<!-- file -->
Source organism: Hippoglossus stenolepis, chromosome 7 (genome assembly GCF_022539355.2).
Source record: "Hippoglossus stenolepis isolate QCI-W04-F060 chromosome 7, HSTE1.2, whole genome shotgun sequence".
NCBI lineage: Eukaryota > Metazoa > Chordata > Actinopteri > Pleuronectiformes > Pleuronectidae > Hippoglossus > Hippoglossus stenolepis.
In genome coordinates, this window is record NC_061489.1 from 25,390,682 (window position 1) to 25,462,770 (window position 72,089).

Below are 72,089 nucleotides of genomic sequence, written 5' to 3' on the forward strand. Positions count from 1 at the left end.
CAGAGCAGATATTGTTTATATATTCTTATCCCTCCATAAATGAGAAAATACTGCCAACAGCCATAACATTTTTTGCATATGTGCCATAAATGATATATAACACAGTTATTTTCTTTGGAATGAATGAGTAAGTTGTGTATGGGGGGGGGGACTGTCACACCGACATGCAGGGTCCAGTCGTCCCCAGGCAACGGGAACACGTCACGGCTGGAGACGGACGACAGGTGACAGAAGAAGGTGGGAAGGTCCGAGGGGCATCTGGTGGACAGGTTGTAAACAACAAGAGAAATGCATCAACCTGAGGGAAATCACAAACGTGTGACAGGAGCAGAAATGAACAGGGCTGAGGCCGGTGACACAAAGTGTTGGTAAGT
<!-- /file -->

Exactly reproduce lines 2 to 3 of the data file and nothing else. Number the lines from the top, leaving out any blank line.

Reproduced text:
Source record: "Hippoglossus stenolepis isolate QCI-W04-F060 chromosome 7, HSTE1.2, whole genome shotgun sequence".
NCBI lineage: Eukaryota > Metazoa > Chordata > Actinopteri > Pleuronectiformes > Pleuronectidae > Hippoglossus > Hippoglossus stenolepis.